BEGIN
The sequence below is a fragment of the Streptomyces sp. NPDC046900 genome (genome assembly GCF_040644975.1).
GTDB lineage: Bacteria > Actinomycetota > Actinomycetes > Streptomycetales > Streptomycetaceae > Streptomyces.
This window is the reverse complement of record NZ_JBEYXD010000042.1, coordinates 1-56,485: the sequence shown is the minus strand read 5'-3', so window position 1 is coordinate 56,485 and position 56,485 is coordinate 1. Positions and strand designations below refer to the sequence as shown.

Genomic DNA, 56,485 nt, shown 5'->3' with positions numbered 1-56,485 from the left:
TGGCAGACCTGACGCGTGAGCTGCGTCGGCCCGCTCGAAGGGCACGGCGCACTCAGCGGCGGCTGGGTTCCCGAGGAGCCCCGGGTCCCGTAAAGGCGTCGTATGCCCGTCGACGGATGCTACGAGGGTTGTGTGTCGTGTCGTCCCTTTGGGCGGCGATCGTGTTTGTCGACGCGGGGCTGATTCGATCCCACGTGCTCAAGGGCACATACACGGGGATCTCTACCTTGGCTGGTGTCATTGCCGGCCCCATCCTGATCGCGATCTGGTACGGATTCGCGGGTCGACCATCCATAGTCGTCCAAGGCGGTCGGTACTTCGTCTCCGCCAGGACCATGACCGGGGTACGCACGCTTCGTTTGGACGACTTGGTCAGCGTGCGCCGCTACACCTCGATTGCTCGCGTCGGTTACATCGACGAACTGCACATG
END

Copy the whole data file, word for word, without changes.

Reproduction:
The sequence below is a fragment of the Streptomyces sp. NPDC046900 genome (genome assembly GCF_040644975.1).
GTDB lineage: Bacteria > Actinomycetota > Actinomycetes > Streptomycetales > Streptomycetaceae > Streptomyces.
This window is the reverse complement of record NZ_JBEYXD010000042.1, coordinates 1-56,485: the sequence shown is the minus strand read 5'-3', so window position 1 is coordinate 56,485 and position 56,485 is coordinate 1. Positions and strand designations below refer to the sequence as shown.

Genomic DNA, 56,485 nt, shown 5'->3' with positions numbered 1-56,485 from the left:
TGGCAGACCTGACGCGTGAGCTGCGTCGGCCCGCTCGAAGGGCACGGCGCACTCAGCGGCGGCTGGGTTCCCGAGGAGCCCCGGGTCCCGTAAAGGCGTCGTATGCCCGTCGACGGATGCTACGAGGGTTGTGTGTCGTGTCGTCCCTTTGGGCGGCGATCGTGTTTGTCGACGCGGGGCTGATTCGATCCCACGTGCTCAAGGGCACATACACGGGGATCTCTACCTTGGCTGGTGTCATTGCCGGCCCCATCCTGATCGCGATCTGGTACGGATTCGCGGGTCGACCATCCATAGTCGTCCAAGGCGGTCGGTACTTCGTCTCCGCCAGGACCATGACCGGGGTACGCACGCTTCGTTTGGACGACTTGGTCAGCGTGCGCCGCTACACCTCGATTGCTCGCGTCGGTTACATCGACGAACTGCACATG